Connecticut Bank of Commerce Closed,
FDIC Named Receiver

June 26, 2002 -

State Banking Commissioner John P. Burke today declared that the financial condition of Stamford-based Connecticut Bank of Commerce was such that it would be unsafe and unsound for it to continue operations and he petitioned the Superior Court for the Judicial District of Fairfield County to name the Federal Deposit Insurance Corporation (FDIC) as receiver. Burke noted that each depositor would continue to be insured by the FDIC up to the $100,000 limit.

On Thursday morning, bank and regulatory personnel will be at each of the bank offices to respond to customer telephone inquiries explaining how they may access their deposit accounts.

Burke explained that the action taken today was necessary because the bank's capital would be depleted after providing for considerable loan losses that were recently identified by bank regulators. Information filed with the Superior Court indicated that the bank had a deficit capital position of $7,461,000.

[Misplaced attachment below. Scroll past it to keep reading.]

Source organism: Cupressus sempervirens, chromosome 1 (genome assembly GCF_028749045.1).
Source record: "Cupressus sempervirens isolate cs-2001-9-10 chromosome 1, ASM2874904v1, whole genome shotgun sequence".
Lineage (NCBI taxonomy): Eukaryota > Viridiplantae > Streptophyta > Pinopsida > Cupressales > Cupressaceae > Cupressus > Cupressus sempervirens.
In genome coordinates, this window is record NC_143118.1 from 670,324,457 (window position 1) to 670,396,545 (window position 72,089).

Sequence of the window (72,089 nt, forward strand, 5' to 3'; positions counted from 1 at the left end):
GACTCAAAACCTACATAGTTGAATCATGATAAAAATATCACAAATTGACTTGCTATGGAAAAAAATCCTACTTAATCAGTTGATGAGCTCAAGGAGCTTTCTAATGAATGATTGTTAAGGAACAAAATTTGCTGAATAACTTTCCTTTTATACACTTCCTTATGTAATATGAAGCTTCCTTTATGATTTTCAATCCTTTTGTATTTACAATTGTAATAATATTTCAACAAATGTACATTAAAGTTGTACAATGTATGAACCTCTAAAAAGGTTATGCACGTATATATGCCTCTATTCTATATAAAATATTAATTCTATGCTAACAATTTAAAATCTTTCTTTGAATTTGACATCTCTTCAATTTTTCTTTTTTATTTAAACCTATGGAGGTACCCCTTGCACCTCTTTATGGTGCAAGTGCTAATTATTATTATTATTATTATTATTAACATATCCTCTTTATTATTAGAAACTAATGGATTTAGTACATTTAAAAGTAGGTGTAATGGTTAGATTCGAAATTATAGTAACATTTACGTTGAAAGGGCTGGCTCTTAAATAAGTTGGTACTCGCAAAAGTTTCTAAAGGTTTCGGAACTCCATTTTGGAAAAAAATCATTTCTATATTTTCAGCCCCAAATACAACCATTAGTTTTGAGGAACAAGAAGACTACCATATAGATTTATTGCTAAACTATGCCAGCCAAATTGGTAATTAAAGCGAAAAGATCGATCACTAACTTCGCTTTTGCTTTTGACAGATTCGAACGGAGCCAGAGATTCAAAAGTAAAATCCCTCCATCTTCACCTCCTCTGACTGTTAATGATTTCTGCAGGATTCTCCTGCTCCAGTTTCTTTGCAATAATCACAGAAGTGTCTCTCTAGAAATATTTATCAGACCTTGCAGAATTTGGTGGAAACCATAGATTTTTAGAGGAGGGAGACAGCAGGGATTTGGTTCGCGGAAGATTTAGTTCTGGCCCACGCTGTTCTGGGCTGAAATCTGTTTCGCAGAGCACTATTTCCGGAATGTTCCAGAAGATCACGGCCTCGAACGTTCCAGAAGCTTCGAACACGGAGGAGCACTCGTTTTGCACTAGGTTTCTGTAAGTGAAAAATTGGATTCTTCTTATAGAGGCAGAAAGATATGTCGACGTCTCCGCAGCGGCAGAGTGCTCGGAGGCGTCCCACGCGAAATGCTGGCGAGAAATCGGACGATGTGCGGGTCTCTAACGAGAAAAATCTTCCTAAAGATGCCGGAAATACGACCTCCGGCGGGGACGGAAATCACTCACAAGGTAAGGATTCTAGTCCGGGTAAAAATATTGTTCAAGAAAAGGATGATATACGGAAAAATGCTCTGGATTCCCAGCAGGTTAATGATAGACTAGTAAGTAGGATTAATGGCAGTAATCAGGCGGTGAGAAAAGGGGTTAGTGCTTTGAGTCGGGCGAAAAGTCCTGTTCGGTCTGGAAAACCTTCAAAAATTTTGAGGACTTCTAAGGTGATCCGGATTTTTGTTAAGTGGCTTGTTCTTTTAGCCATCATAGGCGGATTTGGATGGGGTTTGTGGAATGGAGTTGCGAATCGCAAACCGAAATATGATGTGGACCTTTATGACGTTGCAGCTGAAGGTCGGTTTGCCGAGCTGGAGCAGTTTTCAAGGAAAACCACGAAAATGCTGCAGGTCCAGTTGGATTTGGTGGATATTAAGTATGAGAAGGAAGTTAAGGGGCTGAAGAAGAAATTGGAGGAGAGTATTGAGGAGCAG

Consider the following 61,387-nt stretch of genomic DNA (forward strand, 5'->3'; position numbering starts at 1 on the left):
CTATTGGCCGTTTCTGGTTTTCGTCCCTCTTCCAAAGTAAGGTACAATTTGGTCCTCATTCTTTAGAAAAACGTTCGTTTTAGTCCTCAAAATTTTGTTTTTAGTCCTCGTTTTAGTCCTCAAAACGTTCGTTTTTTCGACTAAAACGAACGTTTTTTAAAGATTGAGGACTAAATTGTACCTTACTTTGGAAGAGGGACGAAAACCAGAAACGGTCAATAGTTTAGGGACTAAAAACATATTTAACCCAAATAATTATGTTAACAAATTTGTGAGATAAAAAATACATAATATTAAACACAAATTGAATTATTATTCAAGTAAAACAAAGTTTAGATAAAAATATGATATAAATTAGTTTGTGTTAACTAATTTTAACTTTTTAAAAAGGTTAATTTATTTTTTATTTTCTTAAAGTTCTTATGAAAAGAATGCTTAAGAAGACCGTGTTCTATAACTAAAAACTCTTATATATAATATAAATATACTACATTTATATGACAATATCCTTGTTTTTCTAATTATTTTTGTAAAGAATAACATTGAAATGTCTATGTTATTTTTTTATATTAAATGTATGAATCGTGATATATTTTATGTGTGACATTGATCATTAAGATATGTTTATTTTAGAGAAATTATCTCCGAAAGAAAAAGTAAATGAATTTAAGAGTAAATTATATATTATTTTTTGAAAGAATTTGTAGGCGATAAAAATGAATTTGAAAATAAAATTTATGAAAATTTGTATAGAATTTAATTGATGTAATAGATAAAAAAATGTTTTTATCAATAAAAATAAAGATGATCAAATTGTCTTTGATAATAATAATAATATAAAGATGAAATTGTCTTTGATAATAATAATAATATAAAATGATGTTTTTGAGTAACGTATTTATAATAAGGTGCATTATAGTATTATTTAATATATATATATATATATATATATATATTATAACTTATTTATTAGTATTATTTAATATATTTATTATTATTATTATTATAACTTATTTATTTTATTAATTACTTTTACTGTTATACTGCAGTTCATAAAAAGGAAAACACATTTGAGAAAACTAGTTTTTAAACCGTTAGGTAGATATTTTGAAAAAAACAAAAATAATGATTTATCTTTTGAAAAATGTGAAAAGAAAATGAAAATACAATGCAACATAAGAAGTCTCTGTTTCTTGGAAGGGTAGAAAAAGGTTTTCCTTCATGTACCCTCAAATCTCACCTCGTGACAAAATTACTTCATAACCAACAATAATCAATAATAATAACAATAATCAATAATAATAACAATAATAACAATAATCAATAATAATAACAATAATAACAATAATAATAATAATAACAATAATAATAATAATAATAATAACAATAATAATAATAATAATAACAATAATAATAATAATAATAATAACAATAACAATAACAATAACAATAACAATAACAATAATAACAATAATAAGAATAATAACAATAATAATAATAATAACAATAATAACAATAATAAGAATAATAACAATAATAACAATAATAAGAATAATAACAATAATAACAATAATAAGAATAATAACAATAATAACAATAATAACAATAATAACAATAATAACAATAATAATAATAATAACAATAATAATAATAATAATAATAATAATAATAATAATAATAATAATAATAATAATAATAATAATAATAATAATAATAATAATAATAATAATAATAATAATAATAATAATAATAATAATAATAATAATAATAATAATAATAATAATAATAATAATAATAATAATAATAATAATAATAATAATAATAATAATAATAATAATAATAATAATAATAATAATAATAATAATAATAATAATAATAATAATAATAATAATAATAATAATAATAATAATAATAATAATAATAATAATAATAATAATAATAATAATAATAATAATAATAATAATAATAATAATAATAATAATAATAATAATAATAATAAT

According to Burke, the bank had been under increased regulatory scrutiny since 1999, and despite efforts to recapitalize the bank, its financial condition continued to erode.

Connecticut Bank of Commerce is the former Amity Bank, based in Woodbridge, Connecticut. It changed its name to Connecticut Bank of Commerce in January 1993, and later relocated its main office to Stamford. It maintained branches in Branford and Woodbridge, Connecticut, and two in Manhattan.

This is the first bank failure in Connecticut since 1996.

See also FDIC Web page on bank closing, acquiring institution and customer questions.